There is no better example than O’Brien’s inability to realize a David Beckham freekick on Sunday went into the goal. His excruciating delay in realizing the ball was in would be like an announcer in the World Series waiting way too many seconds before realizing a home run cleared the fence, when every baseball fan watching knew it was gone. O’Brien’s delay actually made me second-guess my eyes after I knew the ball was in immediately and took away from my enjoyment of a wonderful sporting moment.
But that play doesn’t stand alone, as O’Brien continues to misinterpret plays, often blaming forwards for missing when in reality their shots have been blocked by a defender or a goalkeeper. It seems the game is moving too fast for him, and this is the world’s biggest stage, no place for on-the-job training.
Using a baseball analogy to slam O’Brien – priceless.
As if that wasn’t bad enough, Jeff Klien over at the New York Times World Cup Blog brought the hammer down:
Which means the World Cup final on July 9 will be announced for the English-speaking American audience by a sportscaster whom a very large part of that audience doesn’t like listening to. The Italy-Australia match on Monday was a prime example of the sins still being committed by O’Brien and Balboa. While the teams attacked back and forth, applying pressure and having many close calls over the first hour of the game, O’Brien talked over the action, reciting informative nuggets about Gigi Buffon’s high school resume and the Christmas rap record he once made. Balboa talked past the action – while the Italians were assaulting the Australian penalty area, he rambled on with analysis of plays made two, five, twenty minutes earlier. I tried hard to stay with them, but I finally had to switch to Univision.
It’s easy to see why O’Brien and Balboa announce this way. They are simply calling soccer games the same way all American sports are called. And yet the fact that there is such dissatisfaction with a very traditional, mainstream announcing team speaks volumes not just about the way soccer is presented on American TV, but about the state of American television sportscasting in general.
You really need to read the entire post Jeff put up. He brings up very valid points about how sportscasting in America has lost its sense of urgency and instead spends too much time on snazzy graphics, human interest stories, and over explanation.
The executives at ESPN need to wake up in a hurry if they want to compete in the US soccer arena. Every single soccer fan I know, when asked about the seemingly poor ESPN broadcasts by new soccer fans tell them the same thing: switch to Univision. Listening to a match in a language most don’t understand is better than listening to Dave O’Brien. Jeff Klien makes the same observation:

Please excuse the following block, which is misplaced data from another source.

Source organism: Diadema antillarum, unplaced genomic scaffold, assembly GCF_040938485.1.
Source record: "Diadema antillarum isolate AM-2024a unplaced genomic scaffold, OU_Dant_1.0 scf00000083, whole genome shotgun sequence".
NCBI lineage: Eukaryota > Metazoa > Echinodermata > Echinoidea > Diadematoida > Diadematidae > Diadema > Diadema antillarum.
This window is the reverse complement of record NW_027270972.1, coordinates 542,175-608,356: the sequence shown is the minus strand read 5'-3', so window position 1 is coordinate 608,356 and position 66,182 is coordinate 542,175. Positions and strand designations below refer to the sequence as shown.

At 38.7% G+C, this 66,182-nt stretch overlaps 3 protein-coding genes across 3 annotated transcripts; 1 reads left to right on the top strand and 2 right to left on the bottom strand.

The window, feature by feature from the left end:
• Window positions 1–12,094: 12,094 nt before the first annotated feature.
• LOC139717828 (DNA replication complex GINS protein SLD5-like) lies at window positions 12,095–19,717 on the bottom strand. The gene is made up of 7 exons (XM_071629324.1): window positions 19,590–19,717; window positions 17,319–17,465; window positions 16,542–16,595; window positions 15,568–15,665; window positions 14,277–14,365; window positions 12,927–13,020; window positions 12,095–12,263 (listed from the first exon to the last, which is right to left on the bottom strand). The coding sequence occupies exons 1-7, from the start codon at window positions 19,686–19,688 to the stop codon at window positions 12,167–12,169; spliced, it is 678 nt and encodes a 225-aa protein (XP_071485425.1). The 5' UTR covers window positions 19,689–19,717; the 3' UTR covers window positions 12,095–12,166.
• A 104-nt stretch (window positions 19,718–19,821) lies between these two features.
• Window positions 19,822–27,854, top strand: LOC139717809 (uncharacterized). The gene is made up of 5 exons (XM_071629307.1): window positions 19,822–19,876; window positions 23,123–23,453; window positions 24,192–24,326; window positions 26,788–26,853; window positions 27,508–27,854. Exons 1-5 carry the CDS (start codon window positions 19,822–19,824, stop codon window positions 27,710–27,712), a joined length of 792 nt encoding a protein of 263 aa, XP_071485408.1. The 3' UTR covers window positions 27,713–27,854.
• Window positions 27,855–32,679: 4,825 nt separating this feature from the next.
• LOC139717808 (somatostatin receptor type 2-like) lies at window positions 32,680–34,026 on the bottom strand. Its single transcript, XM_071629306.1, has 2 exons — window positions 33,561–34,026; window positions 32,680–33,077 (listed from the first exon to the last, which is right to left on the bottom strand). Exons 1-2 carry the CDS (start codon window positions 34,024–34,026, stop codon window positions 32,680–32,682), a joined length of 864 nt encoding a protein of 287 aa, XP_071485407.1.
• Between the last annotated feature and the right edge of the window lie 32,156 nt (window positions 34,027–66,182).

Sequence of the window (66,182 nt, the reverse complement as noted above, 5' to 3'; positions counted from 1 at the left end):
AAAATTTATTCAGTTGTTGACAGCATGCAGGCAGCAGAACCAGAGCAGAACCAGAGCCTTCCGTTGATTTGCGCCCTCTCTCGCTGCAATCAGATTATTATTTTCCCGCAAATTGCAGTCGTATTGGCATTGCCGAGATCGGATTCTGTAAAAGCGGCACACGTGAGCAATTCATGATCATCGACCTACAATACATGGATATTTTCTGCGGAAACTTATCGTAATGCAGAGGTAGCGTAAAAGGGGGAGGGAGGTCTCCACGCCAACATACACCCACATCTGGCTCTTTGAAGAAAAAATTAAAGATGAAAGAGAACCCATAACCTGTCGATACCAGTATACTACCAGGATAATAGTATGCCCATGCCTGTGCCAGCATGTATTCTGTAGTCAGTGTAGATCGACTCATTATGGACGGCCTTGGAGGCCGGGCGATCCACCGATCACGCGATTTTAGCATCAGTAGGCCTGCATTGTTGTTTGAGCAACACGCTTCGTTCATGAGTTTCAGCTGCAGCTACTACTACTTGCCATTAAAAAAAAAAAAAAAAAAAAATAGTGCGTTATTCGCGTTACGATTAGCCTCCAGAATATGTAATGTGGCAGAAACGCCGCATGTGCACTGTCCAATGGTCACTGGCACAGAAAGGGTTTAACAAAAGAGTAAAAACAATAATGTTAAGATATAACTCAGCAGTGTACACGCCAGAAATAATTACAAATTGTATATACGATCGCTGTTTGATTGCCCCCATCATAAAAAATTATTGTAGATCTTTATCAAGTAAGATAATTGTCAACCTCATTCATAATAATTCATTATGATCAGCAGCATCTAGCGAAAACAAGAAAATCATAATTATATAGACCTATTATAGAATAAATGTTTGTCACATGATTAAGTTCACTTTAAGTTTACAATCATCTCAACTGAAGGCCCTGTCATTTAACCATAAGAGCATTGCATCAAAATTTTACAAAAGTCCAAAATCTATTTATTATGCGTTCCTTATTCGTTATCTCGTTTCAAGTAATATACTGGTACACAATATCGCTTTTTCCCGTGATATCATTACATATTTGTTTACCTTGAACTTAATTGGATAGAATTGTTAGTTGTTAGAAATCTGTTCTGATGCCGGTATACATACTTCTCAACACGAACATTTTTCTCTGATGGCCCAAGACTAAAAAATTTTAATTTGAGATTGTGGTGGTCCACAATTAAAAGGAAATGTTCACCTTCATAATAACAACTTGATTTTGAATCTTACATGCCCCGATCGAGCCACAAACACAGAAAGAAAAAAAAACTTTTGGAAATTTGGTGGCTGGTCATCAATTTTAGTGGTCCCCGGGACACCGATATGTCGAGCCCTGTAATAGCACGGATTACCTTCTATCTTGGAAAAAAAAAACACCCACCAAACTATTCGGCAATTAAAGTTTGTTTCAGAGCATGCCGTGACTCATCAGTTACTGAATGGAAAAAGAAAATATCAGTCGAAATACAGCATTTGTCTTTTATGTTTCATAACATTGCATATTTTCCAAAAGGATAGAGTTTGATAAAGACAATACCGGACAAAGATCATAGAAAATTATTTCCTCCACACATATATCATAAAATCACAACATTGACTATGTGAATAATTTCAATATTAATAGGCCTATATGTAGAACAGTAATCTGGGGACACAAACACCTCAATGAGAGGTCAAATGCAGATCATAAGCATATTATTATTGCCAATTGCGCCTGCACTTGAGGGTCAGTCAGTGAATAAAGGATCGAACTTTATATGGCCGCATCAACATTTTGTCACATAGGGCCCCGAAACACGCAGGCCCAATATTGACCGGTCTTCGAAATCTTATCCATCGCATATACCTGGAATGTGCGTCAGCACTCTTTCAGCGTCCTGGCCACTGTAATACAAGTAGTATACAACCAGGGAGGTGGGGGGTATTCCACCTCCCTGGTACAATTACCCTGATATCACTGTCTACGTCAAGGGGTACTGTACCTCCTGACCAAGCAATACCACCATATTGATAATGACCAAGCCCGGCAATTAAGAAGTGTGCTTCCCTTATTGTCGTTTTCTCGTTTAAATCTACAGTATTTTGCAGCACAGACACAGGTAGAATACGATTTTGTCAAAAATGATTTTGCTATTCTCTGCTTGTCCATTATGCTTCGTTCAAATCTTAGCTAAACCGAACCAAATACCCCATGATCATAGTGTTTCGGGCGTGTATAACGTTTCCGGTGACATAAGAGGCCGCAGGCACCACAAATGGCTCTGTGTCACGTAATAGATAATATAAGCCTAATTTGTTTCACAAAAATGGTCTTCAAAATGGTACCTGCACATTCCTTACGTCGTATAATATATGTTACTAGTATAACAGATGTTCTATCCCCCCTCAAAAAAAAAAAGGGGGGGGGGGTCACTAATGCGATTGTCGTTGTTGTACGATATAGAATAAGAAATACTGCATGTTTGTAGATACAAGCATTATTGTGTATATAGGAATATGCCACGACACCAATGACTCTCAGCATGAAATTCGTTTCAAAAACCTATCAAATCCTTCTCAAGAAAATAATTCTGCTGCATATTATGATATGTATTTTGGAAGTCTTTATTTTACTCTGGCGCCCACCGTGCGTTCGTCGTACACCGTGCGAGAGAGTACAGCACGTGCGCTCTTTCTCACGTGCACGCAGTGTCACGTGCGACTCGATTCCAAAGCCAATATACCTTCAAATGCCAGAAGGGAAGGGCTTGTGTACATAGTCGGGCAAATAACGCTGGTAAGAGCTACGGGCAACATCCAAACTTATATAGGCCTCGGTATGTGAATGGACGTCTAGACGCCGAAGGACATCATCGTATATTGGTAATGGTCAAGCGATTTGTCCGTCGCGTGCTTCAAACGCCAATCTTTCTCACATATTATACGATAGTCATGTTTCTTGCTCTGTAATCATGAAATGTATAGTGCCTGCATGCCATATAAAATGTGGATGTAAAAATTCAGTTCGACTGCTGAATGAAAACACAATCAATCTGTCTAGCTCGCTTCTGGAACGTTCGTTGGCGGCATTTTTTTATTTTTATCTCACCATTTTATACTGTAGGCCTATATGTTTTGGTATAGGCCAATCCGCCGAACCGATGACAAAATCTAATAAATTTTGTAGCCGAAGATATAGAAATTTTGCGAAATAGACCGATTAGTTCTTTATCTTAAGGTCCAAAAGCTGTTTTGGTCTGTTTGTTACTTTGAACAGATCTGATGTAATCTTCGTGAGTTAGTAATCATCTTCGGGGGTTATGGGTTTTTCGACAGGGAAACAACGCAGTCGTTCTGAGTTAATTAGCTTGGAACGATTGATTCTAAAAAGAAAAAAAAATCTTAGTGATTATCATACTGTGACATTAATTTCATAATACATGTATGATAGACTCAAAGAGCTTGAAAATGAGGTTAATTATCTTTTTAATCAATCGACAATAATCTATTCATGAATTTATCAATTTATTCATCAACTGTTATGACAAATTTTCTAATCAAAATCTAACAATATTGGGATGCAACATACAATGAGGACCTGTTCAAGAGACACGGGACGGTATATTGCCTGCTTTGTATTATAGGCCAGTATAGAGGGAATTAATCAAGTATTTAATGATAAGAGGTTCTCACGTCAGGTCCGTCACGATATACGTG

All these strands together add up to the crisis in American sportscasting that is made evident at every World Cup, when English-speaking fans flee in enormous numbers to listen to commentary in a language they don’t even understand.
Not something you want your advertisers to know if you ask me.
Now you may say "well just suffer through it, the cup ends in a week", but this isn’t just about the 2006 World Cup. ESPN has World Cup rights through 2014 and MLS. ESPN has to realize this was a mistake and when they are driving fans to Univision (who is already spanking ESPN in ratings), there is a problem. As Jeff Klien notes in his post’s conclusion:
The common denominator in the way American TV covers any sport is the absence of the simple, urgent description of what is happening on the field, the court or the ice – the single most visceral thing for any fan watching any sport he or she cares about.
That is the very experience the Spanish-language World Cup telecasts give English-language viewers: the sense of urgency, of excitement, of drama. There are no departures to explain what the rules are, no fancy graphics to present statistical factoids, no interruptions to show personal profiles. In Spanish, the narrative is the thing, and even though anglophones may not be able to follow that narrative perfectly, its primacy is so compelling as to be preferable to the ESPN/ABC model.
Here’s hoping ESPN and ABC catch a clue – fast. Soccer is at a tipping point of popularity. Many longtime fans I know have commented on how many people they didn’t expect to care about the World Cup are actually asking them detailed questions about it. The 2006 World Cup ratings are up 200% or more which means a lot of new fans. It would be a shame to scare them away by ESPN’s horrible announcer teams (OK you can keep JP and Harkes). So please, for the sake of all the suffering US soccer fans, show Dave O’Brien a red card. It’s easy to do – just ask any World Cup referee. They’ve had lots of practice.
For some more Dave O’Brien fun, be sure to
- check out his dubious Wikipedia entry
- Sign the petition
- Tell ESPN what you think of their choice of Dave O’Brien